"Our Karl Rove is the blog you should be glad that Democratic strategists don't seem to listen to"
-- what they're saying on Republican blogs

Monday, November 26, 2007

The Common Good is Good, not Great


You have unofficially rolled out a new go-to-market term: "The Common Good." The Wall Street Journal did a nice write-up on it. In essence, it's symbolic rhetoric lifted from Roman Catholicism designed to put Democrats on higher moral ground when talking about economic opportunity and equity.

Congratulations on considering the ideas being written about here at OKR for years: Words matter. Symbols matter. Philosophy matters. And how you use all these bits in concert matters.

As far as snappy phrases go, it's good (especially when handicapping for Democratic ability in this area)... but it's certainly not great.

The good:

  • It provides moderate cover for talking about taxation (especially progressive).
  • It's a positive message (after all, it has the word 'good' in it).
  • It has strong ties to the strategically critical Catholic community.
  • It will speak to people who feel like they're common-folk.
The not-so-good:
  • It sounds generic (after all, it has the word 'common' in it), and Americans like to be told we're special.
  • It risks alienating those who do not feel like they're part of 'the common.'
  • It could sound like a veiled attack on individualism. Be careful; don't attack a fundamental construct of American culture -- roll with it.
  • It could sound like a codeword for socialist, big-government programs. Make sure not to exclusively tie this phrase to top-down programs.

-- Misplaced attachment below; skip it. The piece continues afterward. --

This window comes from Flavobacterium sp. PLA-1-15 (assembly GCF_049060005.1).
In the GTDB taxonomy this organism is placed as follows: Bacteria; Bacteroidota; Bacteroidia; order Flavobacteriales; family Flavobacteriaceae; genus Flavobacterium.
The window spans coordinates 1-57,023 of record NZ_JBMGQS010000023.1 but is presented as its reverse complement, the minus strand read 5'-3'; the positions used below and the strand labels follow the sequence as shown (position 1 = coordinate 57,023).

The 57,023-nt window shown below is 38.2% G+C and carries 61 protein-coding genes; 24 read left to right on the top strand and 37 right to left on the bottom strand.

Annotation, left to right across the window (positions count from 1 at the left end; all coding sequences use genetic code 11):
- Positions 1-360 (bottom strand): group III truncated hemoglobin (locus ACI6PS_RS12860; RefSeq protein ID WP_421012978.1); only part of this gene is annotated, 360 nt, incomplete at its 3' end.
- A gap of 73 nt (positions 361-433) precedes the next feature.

A very small tweak could make this a much better catch-phrase for Democrats:

The Greater Good

The Greater Good is quite similar to the Common Good, but it has some additional features:
  • "Greater" fits the American ethos better than "common."
  • "Greater" can evoke a spiritual, religious element for those who see things this way.
  • "Greater" means the same as "common" for those who see things this way.
  • The root word of "greater" is 'great' -- and what political party wouldn't want the concept of 'great' to be a part of their philosophical core?
While it's not surprising that the word 'common' passed through all the poll-tested gates in Democratic circles, it does not strike the right tone for the less traditional democratic voters (e.g., disenfranchised whites who see Democrats advocating for every constituency but them). And, since there appears to be no serious negatives with swapping out common for greater, it's seriously worth considering this update.

Note: For all of those candidates trying to catch Hillary, you can use this tip to get ahead of her in the rhetoric race.


Anonymous said...


Anonymous said...

I't April 22
PA is over
What say you, OKR?